Citigroup’s CEO Vikram Pundit, who has been causing quite the commotion lately, spoke to a surprisingly positive audience in Low last night as part of Columbia’s World Leader’s Forum lecture series. Principles of Economics Bureau Chief David Hu gives us the report from on high.
No, it’s not SIPA graduation, but Vikram Pandit, CEO of Citigroup and 4-time Columbia graduate, is speaking at Columbia regardless. He spoke yesterday as part of Columbia’s World Leaders Forum lecture series—a situation that some found surprising, due to the fact that Pandit isn’t a president of a nation or even a high-ranking government official. Nevertheless, recent World Leaders Forum talks have been focused the current economic climate, so it makes sense that a person of Pandit’s caliber would talk.
Pandit’s less-than-remarkable run at being a CEO has been well publicized, and PrezBo’s introduction of the speaker did not serve to alleviate these notions. He spoke of the recent economic collapse of Citigroup, how it “all came to a head” under Pandit’s reign, and how the CEO has been harshly criticized for this situation. However, Bollinger did say that those who knew Pandit were surprised at these allegations, frequently mentioning his intellect and academic nature and describing his otherwise seemingly successful career in detail.
Photo via Columbia University
After this comprehensive introduction, Pandit took the stage and described Citigroup’s downfall and measures he has taken at the company to help the situation. He called Citigroup a “creature of its environment” that seemed to have an endless supply of money due to risky economic strategies employed by predecessors; according to him, “Size mattered more than ever.” Pandit then stepped in as CEO in December 2007, perhaps deserving an award for this utterly terrible timing—he himself even called it a “trying and difficult period for millions of people.”
The rest of Pandit’s speech involved describing what he has done while at Citi, and it can effectively be summed up with one word: “culture.” He described three major reforms he headed at Citigroup: rebuilding its financial strength, reiterating the fact the company is a bank (i.e., it will now focus on “banking basics”), and leading corporate cultural change. He spent the majority of the time describing this last effort, and indeed, he comes across as the culture warrior of the banking industry.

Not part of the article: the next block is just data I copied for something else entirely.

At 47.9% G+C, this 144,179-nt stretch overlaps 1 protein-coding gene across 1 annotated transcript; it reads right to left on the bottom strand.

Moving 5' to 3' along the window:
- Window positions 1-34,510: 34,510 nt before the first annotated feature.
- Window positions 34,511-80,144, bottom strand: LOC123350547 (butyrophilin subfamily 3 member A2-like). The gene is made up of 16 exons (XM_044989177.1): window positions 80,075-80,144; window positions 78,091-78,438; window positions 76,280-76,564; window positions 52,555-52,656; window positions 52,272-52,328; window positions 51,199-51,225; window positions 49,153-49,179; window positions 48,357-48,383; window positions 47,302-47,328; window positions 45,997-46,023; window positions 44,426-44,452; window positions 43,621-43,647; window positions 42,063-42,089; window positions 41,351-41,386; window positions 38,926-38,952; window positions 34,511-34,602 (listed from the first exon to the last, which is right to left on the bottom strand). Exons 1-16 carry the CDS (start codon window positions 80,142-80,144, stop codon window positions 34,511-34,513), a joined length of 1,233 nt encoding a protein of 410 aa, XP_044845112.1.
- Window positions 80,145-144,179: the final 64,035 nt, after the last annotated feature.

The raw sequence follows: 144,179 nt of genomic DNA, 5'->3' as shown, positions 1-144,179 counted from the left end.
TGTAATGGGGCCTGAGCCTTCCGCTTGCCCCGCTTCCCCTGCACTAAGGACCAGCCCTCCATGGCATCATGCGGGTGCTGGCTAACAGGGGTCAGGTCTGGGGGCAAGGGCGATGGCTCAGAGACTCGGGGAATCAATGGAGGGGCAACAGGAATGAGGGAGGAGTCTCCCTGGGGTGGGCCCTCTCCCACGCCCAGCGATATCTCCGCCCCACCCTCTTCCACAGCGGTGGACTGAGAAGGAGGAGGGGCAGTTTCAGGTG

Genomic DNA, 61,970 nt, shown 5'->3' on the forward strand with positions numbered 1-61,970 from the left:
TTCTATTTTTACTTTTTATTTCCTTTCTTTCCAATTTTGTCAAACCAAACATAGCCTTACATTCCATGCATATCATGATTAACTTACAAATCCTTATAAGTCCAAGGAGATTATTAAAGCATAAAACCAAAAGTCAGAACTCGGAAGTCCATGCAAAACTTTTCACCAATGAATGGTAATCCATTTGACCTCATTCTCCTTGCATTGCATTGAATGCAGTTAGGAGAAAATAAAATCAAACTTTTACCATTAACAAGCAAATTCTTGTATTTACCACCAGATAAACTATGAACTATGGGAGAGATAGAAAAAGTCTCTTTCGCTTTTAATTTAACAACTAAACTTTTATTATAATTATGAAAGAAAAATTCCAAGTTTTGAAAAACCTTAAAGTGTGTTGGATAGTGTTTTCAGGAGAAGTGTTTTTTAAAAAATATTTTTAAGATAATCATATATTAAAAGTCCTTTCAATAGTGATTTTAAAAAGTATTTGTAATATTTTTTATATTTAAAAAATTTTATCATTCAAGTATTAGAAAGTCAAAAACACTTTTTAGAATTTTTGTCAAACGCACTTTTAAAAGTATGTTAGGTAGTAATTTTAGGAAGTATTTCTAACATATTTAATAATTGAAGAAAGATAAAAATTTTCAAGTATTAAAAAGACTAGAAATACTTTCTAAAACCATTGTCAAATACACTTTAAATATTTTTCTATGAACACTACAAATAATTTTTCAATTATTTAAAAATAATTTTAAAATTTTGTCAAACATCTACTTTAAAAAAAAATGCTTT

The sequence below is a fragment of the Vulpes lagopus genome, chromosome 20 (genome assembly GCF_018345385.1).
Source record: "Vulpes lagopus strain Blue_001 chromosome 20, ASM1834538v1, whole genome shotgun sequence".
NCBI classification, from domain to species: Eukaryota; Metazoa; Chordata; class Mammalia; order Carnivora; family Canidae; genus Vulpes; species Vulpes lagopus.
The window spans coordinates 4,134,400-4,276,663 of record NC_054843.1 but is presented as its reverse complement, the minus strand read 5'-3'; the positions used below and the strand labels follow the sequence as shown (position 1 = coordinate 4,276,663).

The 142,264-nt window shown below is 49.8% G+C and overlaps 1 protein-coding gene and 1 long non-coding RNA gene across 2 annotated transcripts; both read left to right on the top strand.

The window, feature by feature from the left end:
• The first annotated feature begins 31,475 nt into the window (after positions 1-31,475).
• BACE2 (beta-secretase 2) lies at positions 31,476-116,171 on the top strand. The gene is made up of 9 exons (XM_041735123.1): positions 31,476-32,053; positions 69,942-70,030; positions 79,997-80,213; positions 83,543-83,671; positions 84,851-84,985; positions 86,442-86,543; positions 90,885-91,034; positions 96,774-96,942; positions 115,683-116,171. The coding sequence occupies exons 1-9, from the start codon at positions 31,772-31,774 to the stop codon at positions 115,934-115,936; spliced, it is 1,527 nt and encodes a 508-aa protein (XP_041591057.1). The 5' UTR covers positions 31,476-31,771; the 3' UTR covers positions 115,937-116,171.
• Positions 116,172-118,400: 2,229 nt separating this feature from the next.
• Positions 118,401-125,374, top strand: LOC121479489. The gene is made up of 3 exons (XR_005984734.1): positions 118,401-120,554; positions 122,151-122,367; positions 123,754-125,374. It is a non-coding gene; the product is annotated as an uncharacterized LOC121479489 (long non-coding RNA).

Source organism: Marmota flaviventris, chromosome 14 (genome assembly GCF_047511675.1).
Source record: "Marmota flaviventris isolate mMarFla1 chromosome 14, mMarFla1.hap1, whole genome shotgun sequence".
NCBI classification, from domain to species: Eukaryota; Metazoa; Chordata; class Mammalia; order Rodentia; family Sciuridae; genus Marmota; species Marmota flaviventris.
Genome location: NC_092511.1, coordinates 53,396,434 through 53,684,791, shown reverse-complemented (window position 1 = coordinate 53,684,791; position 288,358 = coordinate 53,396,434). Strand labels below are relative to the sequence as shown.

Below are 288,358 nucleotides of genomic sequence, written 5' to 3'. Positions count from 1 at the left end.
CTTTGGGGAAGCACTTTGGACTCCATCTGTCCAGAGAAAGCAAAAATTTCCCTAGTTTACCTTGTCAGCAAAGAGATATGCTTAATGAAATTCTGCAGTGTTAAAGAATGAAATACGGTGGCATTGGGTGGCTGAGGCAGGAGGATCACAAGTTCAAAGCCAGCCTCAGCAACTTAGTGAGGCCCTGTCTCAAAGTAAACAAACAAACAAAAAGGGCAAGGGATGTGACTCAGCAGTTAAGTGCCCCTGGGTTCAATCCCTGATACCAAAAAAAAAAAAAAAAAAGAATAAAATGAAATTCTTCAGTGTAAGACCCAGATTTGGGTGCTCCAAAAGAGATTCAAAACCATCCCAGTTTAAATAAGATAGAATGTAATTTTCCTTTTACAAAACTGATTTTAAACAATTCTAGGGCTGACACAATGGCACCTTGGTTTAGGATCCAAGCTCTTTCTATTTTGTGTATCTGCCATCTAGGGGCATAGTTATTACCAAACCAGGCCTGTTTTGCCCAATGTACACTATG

Pandit emphasized that “a culture of responsibility is a very powerful force,” and that Citi is attempting to create a unified culture that is based upon “values of responsible finance.” During this discussion, he repeatedly mentioned history and learning from the past, a move that indeed made him seem sage, as PrezBo described. However, the chief executive never mentioned specific measures he has taken internally to promote this culture of responsibility, only describing this culture at a very high level and how it will be led by a return to “the basis of banking.”
Pandit did take specific stances on other issues though, including echoing his support for the current financial reform bill in Congress. He also described changes he believed in that we are promised all too much, but never seem to materialize. These included how “markets should be transparent,” the fact that an effort should be made to “bring Wall Street and Main Street closer together,” and how “we should end, once and for all, [the idea of] ‘too big to fail.’”
The question and answer session that followed was relatively tame, and without the vitriol you sometimes see when controversial speakers come to a World Leaders Forum event. PrezBo began the session by asking two questions linking the economy to constitutional law and world government (what a scholar!), to which Pandit responded how a document akin to a Bill of Rights would be useful in the financial industry. Throughout the rest of the Q&A, the CEO seemed to continue to echo generalized statements about the financial industry, including about having to return to “regulatory principles,” on how there is a “difference between speculation and serving clients,” and that a good thing that came out of the economic crisis is the “need for a systemic regulator.”
The talk overall seemed to be well received–as well received as a talk from a CEO of a struggling big bank could be. The audience seemed to be composed of a majority of business school students, although there were some free seats left as the talk began. While Pandit is indeed no world leader, with his insight as the chief executive of a large bank leading “cultural” change, some light was shed on banking in America and the future of its economic climate.